If you were ever that kid who gobbled up Greek myths like popcorn, then, like me, you may have been a bit intrigued and mystified by those exalted yet still human personages, the oracles. Cloistered in a rarefied environment, like the Oracle of Delphi on her remote island; clad in diaphanous robes, inhaling volcanic vapors and spouting the wisdom of the ages…it's hard to imagine anything like that happening in modern times, unless you make a habit of visiting psychics and palm readers. Anyway, it's not institutionalized as a part of the popular religion in the same way.
reviewed here) and the very hilarious Sucks to be Me (reviewed here). I loved the premise of this book. The narrator, Aria Morse, is…an Oracle. From a long line of oracles, stretching back through the ages and including among their ranks her very own grandmother, with whom she lives. And being an oracle isn't all fun and games and telling the future. In fact, it pretty well sucks—because she has to answer Every. Single. Question. Not just questions posed directly to her, either. Every question within earshot prompts a dramatic, declamatory answer from her Oracle Voice, whether she wants to respond or not. Whether the question is about the past, present or future, the answer is always the truth, but it's often worded so cryptically that it's impossible to interpret until much later.
So basically, Aria is the school freak, wherever she goes—she's constantly muttering (the only way she can deal with her constant compulsion to answer questions is to do it quietly) and usually goes around with her earphones in so she can avoid any unnecessary and inevitably awkward conversation. (If you've read my novel Underneath, you'll know I'm interested in the idea of paranormal powers being a mixed blessing.)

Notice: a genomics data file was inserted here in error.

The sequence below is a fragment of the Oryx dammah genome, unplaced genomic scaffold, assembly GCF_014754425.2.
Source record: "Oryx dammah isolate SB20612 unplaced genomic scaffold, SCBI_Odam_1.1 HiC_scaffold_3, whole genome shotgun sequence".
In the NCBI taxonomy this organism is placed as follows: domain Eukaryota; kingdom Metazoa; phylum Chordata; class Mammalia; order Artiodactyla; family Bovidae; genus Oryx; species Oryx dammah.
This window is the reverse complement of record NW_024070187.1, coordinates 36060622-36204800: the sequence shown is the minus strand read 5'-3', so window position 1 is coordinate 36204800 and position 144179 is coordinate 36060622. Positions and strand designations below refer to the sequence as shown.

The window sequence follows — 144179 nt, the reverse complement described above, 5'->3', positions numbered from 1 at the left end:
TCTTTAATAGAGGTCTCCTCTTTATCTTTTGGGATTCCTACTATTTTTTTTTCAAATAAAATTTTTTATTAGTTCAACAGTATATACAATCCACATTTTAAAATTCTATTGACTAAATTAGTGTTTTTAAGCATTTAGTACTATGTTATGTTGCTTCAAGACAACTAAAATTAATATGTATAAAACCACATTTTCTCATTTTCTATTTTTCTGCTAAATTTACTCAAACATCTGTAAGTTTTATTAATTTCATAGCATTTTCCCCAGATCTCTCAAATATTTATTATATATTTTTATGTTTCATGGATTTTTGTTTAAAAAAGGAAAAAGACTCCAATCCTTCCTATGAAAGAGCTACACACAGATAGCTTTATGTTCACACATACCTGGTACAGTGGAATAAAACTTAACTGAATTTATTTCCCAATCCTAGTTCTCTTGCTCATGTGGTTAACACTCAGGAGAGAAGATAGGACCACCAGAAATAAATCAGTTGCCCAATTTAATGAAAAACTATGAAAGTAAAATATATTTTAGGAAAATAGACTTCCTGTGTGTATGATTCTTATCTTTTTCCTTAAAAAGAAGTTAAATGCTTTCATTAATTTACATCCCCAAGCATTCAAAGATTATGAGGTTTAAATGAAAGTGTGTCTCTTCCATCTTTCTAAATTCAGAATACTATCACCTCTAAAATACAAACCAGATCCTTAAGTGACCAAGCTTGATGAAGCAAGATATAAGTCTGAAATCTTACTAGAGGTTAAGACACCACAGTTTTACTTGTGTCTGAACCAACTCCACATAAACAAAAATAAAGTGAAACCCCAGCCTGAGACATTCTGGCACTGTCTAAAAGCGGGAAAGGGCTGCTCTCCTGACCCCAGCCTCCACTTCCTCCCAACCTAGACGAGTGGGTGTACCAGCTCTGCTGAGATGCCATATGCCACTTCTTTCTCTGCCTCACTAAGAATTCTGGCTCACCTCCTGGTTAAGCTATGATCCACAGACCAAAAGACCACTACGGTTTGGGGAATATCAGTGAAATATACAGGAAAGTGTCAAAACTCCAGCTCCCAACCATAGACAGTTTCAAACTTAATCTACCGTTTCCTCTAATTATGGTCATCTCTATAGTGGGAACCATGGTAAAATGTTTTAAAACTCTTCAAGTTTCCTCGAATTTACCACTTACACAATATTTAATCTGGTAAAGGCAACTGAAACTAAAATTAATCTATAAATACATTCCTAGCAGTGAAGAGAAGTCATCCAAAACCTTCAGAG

Here's what else is making Aria's life miserable: most oracles lose their powers by the time they turn seventeen or so. But Aria has passed her major milestone and STILL HAS HER ABILITY. Not only that, a girl she knows at school has disappeared, and Aria might be the only one who can help figure out who is responsible. The question is, can she do it without endangering her own life? And if she has to reveal her ability in order to solve the mystery, will anyone believe her?
I really enjoyed the conflict, internal and external, created by Aria's being an oracle. She repeatedly faces the decision of whether to trust people with her secret, and whom to trust, and the ramifications of allowing herself to reveal such a powerful secret. Pauley has a very thoughtful approach to the idea of what would truly be like to have an ability like this, and how it affects the way Aria moves through her world on an everyday basis. In fact, the attention to the everyday details of contemporary teen life was an intriguing and ongoing contrast to Aria's kind of old-school power of Orating the Truth.
On that note—a complaint I (accidentally) saw in a random review, as I was entering the title on Goodreads, addressed the fact that the book made little or no reference to the historical context of oracles in ancient Greece. While I will agree that it might have been cool (oh, let's face it; it could have been SUPER cool) to tie the story into some ancient prophecy or something-or-other, I suspect this is a standalone title and as such, it stands alone quite well as a contemporary novel without a historical thread. I still really enjoyed the book. And even though I kind of guessed whodunit fairly early on, the story kept me flip-flopping, wondering whether by guessing that X did it, I was just playing into the author's hands, and it was really Y, or even Z. A fun, fast, suspenseful read.
You can find Ask Me by Kimberly Pauley online, or at an independent bookstore near you!